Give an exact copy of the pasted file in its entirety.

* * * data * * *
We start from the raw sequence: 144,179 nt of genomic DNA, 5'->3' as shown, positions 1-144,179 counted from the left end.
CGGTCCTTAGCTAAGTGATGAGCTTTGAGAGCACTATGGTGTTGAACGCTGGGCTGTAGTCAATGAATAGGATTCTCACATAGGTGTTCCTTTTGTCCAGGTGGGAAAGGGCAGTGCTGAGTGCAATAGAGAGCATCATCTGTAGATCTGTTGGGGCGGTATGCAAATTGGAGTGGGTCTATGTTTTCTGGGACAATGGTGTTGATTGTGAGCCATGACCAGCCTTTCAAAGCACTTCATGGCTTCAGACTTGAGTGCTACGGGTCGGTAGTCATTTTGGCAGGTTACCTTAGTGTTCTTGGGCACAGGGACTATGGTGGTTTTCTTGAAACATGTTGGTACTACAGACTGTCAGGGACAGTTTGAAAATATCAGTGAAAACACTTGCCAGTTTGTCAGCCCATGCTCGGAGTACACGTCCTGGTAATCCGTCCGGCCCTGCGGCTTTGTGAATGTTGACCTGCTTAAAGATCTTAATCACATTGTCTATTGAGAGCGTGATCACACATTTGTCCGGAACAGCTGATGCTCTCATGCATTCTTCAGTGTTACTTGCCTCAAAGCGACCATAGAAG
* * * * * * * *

We start from the raw sequence: 144,179 nt of genomic DNA, 5'->3' as shown, positions 1-144,179 counted from the left end.
CGGTCCTTAGCTAAGTGATGAGCTTTGAGAGCACTATGGTGTTGAACGCTGGGCTGTAGTCAATGAATAGGATTCTCACATAGGTGTTCCTTTTGTCCAGGTGGGAAAGGGCAGTGCTGAGTGCAATAGAGAGCATCATCTGTAGATCTGTTGGGGCGGTATGCAAATTGGAGTGGGTCTATGTTTTCTGGGACAATGGTGTTGATTGTGAGCCATGACCAGCCTTTCAAAGCACTTCATGGCTTCAGACTTGAGTGCTACGGGTCGGTAGTCATTTTGGCAGGTTACCTTAGTGTTCTTGGGCACAGGGACTATGGTGGTTTTCTTGAAACATGTTGGTACTACAGACTGTCAGGGACAGTTTGAAAATATCAGTGAAAACACTTGCCAGTTTGTCAGCCCATGCTCGGAGTACACGTCCTGGTAATCCGTCCGGCCCTGCGGCTTTGTGAATGTTGACCTGCTTAAAGATCTTAATCACATTGTCTATTGAGAGCGTGATCACACATTTGTCCGGAACAGCTGATGCTCTCATGCATTCTTCAGTGTTACTTGCCTCAAAGCGACCATAGAAG